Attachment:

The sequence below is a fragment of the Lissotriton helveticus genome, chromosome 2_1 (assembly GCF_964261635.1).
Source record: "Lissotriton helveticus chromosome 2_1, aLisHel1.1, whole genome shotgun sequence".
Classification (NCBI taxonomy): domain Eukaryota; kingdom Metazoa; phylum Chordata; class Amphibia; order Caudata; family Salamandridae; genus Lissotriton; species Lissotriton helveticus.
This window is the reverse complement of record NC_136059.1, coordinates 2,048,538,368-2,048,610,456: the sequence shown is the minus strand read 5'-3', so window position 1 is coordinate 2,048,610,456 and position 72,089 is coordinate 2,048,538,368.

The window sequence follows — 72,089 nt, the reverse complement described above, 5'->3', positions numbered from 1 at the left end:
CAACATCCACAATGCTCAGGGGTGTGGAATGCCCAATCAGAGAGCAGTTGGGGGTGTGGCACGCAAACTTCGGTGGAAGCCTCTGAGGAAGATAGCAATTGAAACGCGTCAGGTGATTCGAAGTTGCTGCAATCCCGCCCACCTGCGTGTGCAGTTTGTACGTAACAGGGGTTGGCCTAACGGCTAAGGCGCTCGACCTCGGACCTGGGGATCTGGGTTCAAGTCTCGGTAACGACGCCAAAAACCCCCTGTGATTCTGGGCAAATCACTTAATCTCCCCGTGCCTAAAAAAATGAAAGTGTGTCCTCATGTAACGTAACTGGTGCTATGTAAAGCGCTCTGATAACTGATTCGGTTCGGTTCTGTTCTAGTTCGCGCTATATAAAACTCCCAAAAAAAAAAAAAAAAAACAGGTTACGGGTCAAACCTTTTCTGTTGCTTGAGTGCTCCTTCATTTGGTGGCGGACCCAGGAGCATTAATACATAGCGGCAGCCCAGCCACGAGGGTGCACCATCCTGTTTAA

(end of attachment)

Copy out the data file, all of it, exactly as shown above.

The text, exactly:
The sequence below is a fragment of the Lissotriton helveticus genome, chromosome 2_1 (assembly GCF_964261635.1).
Source record: "Lissotriton helveticus chromosome 2_1, aLisHel1.1, whole genome shotgun sequence".
Classification (NCBI taxonomy): domain Eukaryota; kingdom Metazoa; phylum Chordata; class Amphibia; order Caudata; family Salamandridae; genus Lissotriton; species Lissotriton helveticus.
This window is the reverse complement of record NC_136059.1, coordinates 2,048,538,368-2,048,610,456: the sequence shown is the minus strand read 5'-3', so window position 1 is coordinate 2,048,610,456 and position 72,089 is coordinate 2,048,538,368.

The window sequence follows — 72,089 nt, the reverse complement described above, 5'->3', positions numbered from 1 at the left end:
CAACATCCACAATGCTCAGGGGTGTGGAATGCCCAATCAGAGAGCAGTTGGGGGTGTGGCACGCAAACTTCGGTGGAAGCCTCTGAGGAAGATAGCAATTGAAACGCGTCAGGTGATTCGAAGTTGCTGCAATCCCGCCCACCTGCGTGTGCAGTTTGTACGTAACAGGGGTTGGCCTAACGGCTAAGGCGCTCGACCTCGGACCTGGGGATCTGGGTTCAAGTCTCGGTAACGACGCCAAAAACCCCCTGTGATTCTGGGCAAATCACTTAATCTCCCCGTGCCTAAAAAAATGAAAGTGTGTCCTCATGTAACGTAACTGGTGCTATGTAAAGCGCTCTGATAACTGATTCGGTTCGGTTCTGTTCTAGTTCGCGCTATATAAAACTCCCAAAAAAAAAAAAAAAAAACAGGTTACGGGTCAAACCTTTTCTGTTGCTTGAGTGCTCCTTCATTTGGTGGCGGACCCAGGAGCATTAATACATAGCGGCAGCCCAGCCACGAGGGTGCACCATCCTGTTTAA